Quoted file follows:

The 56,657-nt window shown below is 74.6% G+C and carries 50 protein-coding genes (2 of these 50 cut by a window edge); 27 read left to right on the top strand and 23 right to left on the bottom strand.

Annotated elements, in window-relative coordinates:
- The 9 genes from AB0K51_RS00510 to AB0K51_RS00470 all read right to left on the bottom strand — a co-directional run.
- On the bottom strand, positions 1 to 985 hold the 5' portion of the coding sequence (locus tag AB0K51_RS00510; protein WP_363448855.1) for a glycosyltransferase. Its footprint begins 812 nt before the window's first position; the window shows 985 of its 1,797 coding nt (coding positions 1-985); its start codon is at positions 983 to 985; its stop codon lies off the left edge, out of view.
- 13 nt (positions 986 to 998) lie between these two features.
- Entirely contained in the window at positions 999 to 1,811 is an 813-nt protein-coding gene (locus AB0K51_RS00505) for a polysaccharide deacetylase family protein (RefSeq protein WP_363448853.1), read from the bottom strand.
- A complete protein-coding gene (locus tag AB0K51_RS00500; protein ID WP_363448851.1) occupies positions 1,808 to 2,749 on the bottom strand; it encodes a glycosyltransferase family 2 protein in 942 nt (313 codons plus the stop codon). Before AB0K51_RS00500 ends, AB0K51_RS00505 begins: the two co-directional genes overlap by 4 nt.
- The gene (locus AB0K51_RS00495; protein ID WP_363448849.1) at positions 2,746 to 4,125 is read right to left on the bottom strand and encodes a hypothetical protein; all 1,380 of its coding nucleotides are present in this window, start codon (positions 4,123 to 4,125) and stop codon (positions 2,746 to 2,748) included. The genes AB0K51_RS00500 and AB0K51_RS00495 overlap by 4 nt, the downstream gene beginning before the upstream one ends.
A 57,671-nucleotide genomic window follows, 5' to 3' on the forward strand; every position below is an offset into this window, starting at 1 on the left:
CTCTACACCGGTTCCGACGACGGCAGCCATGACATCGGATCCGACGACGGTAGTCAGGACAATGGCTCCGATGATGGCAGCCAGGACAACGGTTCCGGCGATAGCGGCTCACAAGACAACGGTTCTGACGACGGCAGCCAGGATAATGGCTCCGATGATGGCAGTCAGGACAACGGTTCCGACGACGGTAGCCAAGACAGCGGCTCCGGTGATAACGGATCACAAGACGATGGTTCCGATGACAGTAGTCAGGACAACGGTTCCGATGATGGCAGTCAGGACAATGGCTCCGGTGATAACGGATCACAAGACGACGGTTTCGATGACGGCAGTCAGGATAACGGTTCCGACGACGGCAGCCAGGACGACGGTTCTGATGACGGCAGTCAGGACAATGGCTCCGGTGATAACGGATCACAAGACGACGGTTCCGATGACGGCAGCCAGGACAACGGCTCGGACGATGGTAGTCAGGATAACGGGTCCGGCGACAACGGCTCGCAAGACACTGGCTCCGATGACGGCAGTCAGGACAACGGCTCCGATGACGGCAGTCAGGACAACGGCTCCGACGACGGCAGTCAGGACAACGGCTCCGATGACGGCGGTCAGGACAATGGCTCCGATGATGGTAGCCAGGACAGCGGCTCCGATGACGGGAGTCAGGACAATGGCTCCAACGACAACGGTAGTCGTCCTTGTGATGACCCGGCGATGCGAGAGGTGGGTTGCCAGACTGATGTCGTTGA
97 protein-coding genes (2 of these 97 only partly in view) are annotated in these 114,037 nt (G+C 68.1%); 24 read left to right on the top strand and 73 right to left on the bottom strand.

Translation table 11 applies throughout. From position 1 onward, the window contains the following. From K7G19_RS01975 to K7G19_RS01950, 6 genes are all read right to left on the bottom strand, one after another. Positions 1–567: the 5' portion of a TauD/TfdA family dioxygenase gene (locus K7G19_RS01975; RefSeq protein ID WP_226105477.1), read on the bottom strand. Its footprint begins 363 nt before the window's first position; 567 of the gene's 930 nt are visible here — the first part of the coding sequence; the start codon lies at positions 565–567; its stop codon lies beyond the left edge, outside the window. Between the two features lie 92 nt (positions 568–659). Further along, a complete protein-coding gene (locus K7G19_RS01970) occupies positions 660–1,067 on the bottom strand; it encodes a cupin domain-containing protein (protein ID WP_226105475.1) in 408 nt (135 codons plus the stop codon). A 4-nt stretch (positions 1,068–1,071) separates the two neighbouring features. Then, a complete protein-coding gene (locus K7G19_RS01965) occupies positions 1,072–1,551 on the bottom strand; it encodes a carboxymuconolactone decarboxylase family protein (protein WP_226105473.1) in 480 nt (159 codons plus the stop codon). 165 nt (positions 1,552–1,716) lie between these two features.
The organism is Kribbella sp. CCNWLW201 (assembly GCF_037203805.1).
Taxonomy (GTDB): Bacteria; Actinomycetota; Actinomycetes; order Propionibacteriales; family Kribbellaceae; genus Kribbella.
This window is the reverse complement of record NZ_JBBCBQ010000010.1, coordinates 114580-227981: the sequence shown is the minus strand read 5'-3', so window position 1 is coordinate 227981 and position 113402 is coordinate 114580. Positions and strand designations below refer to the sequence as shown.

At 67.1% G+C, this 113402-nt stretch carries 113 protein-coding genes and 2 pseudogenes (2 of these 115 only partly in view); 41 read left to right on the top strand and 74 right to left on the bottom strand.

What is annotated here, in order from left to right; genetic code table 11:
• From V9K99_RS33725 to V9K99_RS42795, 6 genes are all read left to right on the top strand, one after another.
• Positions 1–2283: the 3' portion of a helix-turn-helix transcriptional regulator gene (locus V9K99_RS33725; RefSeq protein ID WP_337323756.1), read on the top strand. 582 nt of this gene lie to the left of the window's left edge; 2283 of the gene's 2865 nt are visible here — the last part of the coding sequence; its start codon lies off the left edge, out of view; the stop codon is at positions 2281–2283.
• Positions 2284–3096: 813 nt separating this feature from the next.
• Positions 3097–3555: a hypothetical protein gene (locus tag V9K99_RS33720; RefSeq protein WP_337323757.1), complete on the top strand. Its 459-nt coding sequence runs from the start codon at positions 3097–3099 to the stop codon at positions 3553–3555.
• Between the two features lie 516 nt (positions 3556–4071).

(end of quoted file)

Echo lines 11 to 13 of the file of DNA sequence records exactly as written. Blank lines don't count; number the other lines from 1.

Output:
97 protein-coding genes (2 of these 97 only partly in view) are annotated in these 114,037 nt (G+C 68.1%); 24 read left to right on the top strand and 73 right to left on the bottom strand.

Translation table 11 applies throughout. From position 1 onward, the window contains the following. From K7G19_RS01975 to K7G19_RS01950, 6 genes are all read right to left on the bottom strand, one after another. Positions 1–567: the 5' portion of a TauD/TfdA family dioxygenase gene (locus K7G19_RS01975; RefSeq protein ID WP_226105477.1), read on the bottom strand. Its footprint begins 363 nt before the window's first position; 567 of the gene's 930 nt are visible here — the first part of the coding sequence; the start codon lies at positions 565–567; its stop codon lies beyond the left edge, outside the window. Between the two features lie 92 nt (positions 568–659). Further along, a complete protein-coding gene (locus K7G19_RS01970) occupies positions 660–1,067 on the bottom strand; it encodes a cupin domain-containing protein (protein ID WP_226105475.1) in 408 nt (135 codons plus the stop codon). A 4-nt stretch (positions 1,068–1,071) separates the two neighbouring features. Then, a complete protein-coding gene (locus K7G19_RS01965) occupies positions 1,072–1,551 on the bottom strand; it encodes a carboxymuconolactone decarboxylase family protein (protein WP_226105473.1) in 480 nt (159 codons plus the stop codon). 165 nt (positions 1,552–1,716) lie between these two features.
The organism is Kribbella sp. CCNWLW201 (assembly GCF_037203805.1).